Writing for both of these women serves as an escape from their own realities and a form of therapy because it gives them control. McNamara gains control by connecting dots that law enforcement had not fully connected for decades. Arabella finds it by putting into words how it would feel to confront David via a series of different outcomes, and in the process, finally finishing her second book. Sorting through her understanding of what happened, even if it’s not a full or definitive understanding, still liberates Arabella. Coel’s experience working on the show, which, like Arabella’s book, is her second as a creator, had a similar effect. “When I realized that there was a game, for me, I realized there was a way I could win it and go into the next phase,” she told my colleague E. Alex Jung, referring to the process of sorting through the drafts of I May Destroy You. “It’s something to do with growth, and it’s definitely something to do with allowing each of these characters to let go.”

Even the nonwriters among us do this, don’t we? One of the reasons so many women watch true crime, a genre in which women are nearly always the victims, is because listening to and telling stories about these things gives the random, the cruel, and the unfathomable a shape. Absorbing or sharing such stories doesn’t take away the trauma or the fear. That still exists. But it instills a sense of order around what are often the most chaotic moments a person will experience in their life. Storytelling makes us feel like there is sense even where there may be none.

Arabella, a “fed-up millennial,” per the title of her first book, has no qualms about discussing her rape. She reports the crime even though she is not sure who is responsible and tells her story to police. She posts about it on social media, though most of those posts tend to be more performative than genuine. And she shares her experience in a self-help group, another form of asserting control over the experience. Ultimately, she writes about it from what we can assume is a more authentic place in her second book.

The many victims that share their experiences in I’ll Be Gone in the Dark, who are mostly baby boomers, didn’t feel so liberated in the wake of their attacks. The docuseries repeatedly shows us survivors who did not talk much about what they went through or were encouraged to keep it to themselves. One, Fiona Williams, even admits that she apologized to D’Angelo after he told her to shut up while he was in the process of assaulting her and her family. “This is how women were in the ’70s,” she explains. Only much later in life, as we see in the finale, do some of these women connect with each other via their own pseudo-support group and form friendships where they can actually talk about the things that happened to them and know they will be seen and heard.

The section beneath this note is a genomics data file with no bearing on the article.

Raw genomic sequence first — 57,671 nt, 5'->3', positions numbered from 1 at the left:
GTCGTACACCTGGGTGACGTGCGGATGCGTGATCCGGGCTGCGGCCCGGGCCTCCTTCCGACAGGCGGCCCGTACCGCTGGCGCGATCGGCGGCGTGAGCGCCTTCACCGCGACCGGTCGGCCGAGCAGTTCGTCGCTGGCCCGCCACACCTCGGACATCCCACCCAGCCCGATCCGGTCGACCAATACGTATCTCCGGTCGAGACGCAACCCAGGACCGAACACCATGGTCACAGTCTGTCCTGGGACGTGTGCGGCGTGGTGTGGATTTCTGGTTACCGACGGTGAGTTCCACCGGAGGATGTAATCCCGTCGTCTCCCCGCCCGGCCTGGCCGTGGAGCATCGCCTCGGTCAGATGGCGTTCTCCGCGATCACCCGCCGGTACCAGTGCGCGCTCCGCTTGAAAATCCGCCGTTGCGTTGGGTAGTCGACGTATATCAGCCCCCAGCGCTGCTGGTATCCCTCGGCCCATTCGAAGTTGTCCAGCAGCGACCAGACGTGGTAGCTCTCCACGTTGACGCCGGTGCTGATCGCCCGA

The capture of D’Angelo, depicted in the docuseries’ finale, should theoretically provide some closure for his surviving victims. But it doesn’t entirely. Gay Hardwick says his arrest prompted her to go therapy, then adds, “I’m much better in some ways. In some ways, I’m worse.” Hardwick says that some people don’t understand that the PTSD from being raped and nearly killed, even though it happened 40 years ago, doesn’t go away, even if the man responsible is behind bars.

For Arabella, there is no official closure either. As the three different scenarios in the finale imply, she doesn’t actually get to have a real encounter with David. Though I May Destroy You never explicitly states this, it seems fair to assume that David is never caught and never arrested. Like so many other women who have been raped or abused, Arabella just has to decide to move on and do the best that she can. In that interview with Jung, Coel says she basically had to do the same thing in her own life. “My dream scenario was ‘the police find him and everything is a match and he goes to prison,’” she says. “That would have been so cool. And then that didn’t happen.”

In another striking parallel, I’ll Be Gone in the Dark and I May Destroy You end on nearly identical visual notes. In the latter series, just as Arabella is beginning to launch into an excerpt from her book at a reading, the episode cuts to an image of her standing on a beach with a smile on her face. At the end of I’ll Be Gone in the Dark, the camera pans from a picture of McNamara’s daughter, Alice, to one of Michelle herself. She, too, is captured with a smile on her face, on a beach, and with an ocean behind her, another use of the water-based imagery that Liz Garbus weaves throughout the series. There is closure in McNamara’s story, in that the rapist and killer she wanted to catch finally was caught, thanks largely to her tenacity. But there is a lack of it at the same time. That photograph is a reminder that McNamara is no longer with us and never got to see the rapist and murderer she obsessed over get caught.

Arabella doesn’t have the satisfaction of knowing that the man who raped her has been arrested and punished, either. But she is still here. The image of Michelle McNamara is frozen in time on a beach, but Arabella is able to turn around, face the crashing waves, and run into the sunlight.

IMDY, IBGITD, and the Therapeutic Power of Narrative